M11, also known as the Wild Duck Cluster, is a stunning star cluster located in the constellation Scutum. It’s best observed during the months of summer, but it can be seen in March 2023 as it rises higher in the sky throughout the night. Using Vespera or Stellina, you’ll be able to see dozens of bright stars arranged in a loose, open cluster. The cluster is estimated to be around 220 million years old and located approximately 6,000 light-years away from Earth. It’s a popular target for amateur astronomers and is definitely worth checking out if you have a telescope and clear skies.
Object visible from the Southern Hemisphere: The Carina Nebula
Located in the constellation Carina, the Carina Nebula is a massive cloud of gas and dust that is home to many young, hot stars. This nebula is one of the brightest and most active regions of star formation in the Milky Way, and it is a favorite target for astronomers and astrophotographers alike.
Comet C/2022 E3
Discovered on March 1st, 2022, by Richard Grauer, comet C/2022 E3 is a long-period comet that is currently making its way through the inner solar system. In March 2023, the comet will be visible in the constellation Auriga, and it is expected to reach peak brightness around the middle of the month.
To observe comet C/2022 E3 with your Vaonis instrument, make sure to check out our article to set your observation station on manual mode here.
E3 Comet by Phillip McGee
Curious for more?
In addition to these specific objects, one of the most significant astronomical events of March 2023 will be the conjunction of Jupiter and Saturn. This rare event, often referred to as the “Great Conjunction”, occurs when the two largest planets in the solar system align in the night sky. Although conjunctions between Jupiter and Saturn happen approximately every 20 years, this particular event will be unique because it will be the closest alignment of the two planets since the Middle Ages. This rare alignment will be visible to the naked eye and will provide astronomers with an opportunity to study the solar system’s largest planets in a way that hasn’t been possible in centuries.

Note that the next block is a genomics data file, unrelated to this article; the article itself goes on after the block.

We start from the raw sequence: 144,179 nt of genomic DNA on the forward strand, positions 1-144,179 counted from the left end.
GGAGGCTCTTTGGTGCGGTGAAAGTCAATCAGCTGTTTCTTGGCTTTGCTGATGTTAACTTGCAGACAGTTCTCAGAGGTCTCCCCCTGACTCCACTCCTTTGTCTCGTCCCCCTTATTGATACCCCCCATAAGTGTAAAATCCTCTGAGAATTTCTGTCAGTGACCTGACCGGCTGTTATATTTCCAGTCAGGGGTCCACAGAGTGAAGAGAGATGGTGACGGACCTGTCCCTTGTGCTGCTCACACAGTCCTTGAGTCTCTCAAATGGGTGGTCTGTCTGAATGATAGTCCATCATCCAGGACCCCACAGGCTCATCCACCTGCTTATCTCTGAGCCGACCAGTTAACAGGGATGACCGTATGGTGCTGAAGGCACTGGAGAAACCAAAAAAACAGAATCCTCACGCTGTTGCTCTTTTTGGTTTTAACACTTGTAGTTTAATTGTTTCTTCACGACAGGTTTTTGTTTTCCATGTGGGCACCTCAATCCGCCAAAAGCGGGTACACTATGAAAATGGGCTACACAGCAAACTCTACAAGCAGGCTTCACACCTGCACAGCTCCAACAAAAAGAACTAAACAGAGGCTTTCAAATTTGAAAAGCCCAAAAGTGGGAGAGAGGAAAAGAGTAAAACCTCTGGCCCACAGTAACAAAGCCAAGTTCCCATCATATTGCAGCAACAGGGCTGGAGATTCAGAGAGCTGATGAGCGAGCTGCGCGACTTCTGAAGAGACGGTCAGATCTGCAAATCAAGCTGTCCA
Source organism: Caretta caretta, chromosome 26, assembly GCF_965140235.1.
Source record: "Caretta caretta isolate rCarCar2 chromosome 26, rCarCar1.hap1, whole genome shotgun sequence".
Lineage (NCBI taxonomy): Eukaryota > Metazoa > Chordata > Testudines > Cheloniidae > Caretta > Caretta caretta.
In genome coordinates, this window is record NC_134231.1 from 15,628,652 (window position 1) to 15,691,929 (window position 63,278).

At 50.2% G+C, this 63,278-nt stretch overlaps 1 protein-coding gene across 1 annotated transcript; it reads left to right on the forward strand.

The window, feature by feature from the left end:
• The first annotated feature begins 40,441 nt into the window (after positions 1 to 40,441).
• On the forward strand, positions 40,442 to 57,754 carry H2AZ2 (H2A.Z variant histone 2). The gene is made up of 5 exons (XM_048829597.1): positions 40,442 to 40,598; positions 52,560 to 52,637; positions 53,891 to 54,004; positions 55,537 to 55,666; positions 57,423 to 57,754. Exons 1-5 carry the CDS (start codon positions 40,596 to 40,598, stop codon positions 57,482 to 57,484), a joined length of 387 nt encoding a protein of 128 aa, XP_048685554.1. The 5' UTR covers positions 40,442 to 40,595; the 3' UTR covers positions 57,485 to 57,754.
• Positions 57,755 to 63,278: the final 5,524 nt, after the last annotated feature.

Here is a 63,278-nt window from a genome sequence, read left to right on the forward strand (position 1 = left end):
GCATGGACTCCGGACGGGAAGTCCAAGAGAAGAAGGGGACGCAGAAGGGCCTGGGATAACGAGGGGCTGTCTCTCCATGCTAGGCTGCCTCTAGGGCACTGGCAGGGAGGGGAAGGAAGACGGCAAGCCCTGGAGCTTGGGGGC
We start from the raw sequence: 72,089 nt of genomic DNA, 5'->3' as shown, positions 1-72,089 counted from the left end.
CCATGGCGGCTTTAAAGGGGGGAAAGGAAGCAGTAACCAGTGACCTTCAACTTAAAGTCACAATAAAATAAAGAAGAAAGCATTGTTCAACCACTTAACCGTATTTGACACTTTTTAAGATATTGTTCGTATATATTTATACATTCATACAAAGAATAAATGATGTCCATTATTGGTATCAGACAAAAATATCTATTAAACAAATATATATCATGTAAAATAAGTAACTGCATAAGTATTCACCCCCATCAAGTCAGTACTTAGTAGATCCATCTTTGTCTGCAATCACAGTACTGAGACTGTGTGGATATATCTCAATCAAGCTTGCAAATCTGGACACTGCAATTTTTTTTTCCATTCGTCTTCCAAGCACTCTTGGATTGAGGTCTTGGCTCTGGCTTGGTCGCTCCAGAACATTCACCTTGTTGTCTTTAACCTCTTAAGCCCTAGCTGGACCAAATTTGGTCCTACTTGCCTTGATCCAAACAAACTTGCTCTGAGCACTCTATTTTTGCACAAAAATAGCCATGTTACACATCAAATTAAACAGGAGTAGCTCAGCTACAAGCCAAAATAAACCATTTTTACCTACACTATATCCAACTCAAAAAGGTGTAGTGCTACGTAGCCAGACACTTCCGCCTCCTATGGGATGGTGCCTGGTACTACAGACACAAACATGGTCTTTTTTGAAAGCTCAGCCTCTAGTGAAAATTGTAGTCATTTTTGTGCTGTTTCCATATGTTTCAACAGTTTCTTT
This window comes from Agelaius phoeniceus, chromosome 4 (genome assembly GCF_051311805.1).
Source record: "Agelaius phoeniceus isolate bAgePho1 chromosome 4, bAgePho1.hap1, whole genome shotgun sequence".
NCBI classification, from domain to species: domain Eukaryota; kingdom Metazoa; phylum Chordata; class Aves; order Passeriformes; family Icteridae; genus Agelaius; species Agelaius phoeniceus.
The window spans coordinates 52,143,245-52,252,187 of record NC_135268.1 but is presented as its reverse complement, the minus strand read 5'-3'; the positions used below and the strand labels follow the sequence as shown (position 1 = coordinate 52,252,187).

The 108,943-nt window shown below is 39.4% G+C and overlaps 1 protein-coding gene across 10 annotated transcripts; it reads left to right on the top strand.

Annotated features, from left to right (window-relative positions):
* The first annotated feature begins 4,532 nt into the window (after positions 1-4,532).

In conclusion, March 2023 offers plenty of exciting objects and events to observe in the night sky. From galaxies to nebulae, star clusters to comets, there is something for everyone to enjoy. With the right equipment and a little bit of patience, you can witness some of the most awe-inspiring sights the universe has to offer.
What can we observe in the sky in January 2023? In our solar system, several events will take place at the beginning of this new year.
First, on January 4, the Earth will pass at perihelion. In its elliptical trajectory around the Sun, this day will mark the minimum distance between our planet and its star.
The distance will be 147 098 925 km, which is about 5 million kilometers closer than the maximum distance between the two objects.
Also on January 4, the Quadrantid shower will reach its peak of activity : between 60 and 200 meteors per hour are expected to light up the night sky.
The radiant point, the place where the shooting stars seem to come from, is located in the constellation of the Cattleman in the direction of the Big Dipper. Its name comes from an ancient constellation, the Quadrans Muralis created in 1795 by the astronomer Jérôme Lalande. The name referred to a tool used by astronomers. The constellation was deleted in 1922 when the International Astronomer Union (IAU) formalized the names of the 88 constellations in our sky.